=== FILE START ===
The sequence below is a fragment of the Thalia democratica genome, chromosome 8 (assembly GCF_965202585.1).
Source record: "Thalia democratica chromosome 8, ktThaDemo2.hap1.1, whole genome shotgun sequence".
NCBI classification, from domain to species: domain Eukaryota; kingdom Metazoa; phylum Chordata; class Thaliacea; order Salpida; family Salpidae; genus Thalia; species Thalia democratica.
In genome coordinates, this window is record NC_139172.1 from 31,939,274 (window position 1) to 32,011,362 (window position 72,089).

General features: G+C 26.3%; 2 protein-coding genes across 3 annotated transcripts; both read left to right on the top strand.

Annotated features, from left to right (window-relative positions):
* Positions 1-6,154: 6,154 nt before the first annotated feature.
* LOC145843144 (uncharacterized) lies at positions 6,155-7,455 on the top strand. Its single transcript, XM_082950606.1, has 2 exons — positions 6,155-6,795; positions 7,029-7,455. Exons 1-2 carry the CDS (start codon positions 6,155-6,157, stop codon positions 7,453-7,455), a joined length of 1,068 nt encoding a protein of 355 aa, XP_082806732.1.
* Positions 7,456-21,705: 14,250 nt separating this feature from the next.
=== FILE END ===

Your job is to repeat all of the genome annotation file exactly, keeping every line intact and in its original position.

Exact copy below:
The sequence below is a fragment of the Thalia democratica genome, chromosome 8 (assembly GCF_965202585.1).
Source record: "Thalia democratica chromosome 8, ktThaDemo2.hap1.1, whole genome shotgun sequence".
NCBI classification, from domain to species: domain Eukaryota; kingdom Metazoa; phylum Chordata; class Thaliacea; order Salpida; family Salpidae; genus Thalia; species Thalia democratica.
In genome coordinates, this window is record NC_139172.1 from 31,939,274 (window position 1) to 32,011,362 (window position 72,089).

General features: G+C 26.3%; 2 protein-coding genes across 3 annotated transcripts; both read left to right on the top strand.

Annotated features, from left to right (window-relative positions):
* Positions 1-6,154: 6,154 nt before the first annotated feature.
* LOC145843144 (uncharacterized) lies at positions 6,155-7,455 on the top strand. Its single transcript, XM_082950606.1, has 2 exons — positions 6,155-6,795; positions 7,029-7,455. Exons 1-2 carry the CDS (start codon positions 6,155-6,157, stop codon positions 7,453-7,455), a joined length of 1,068 nt encoding a protein of 355 aa, XP_082806732.1.
* Positions 7,456-21,705: 14,250 nt separating this feature from the next.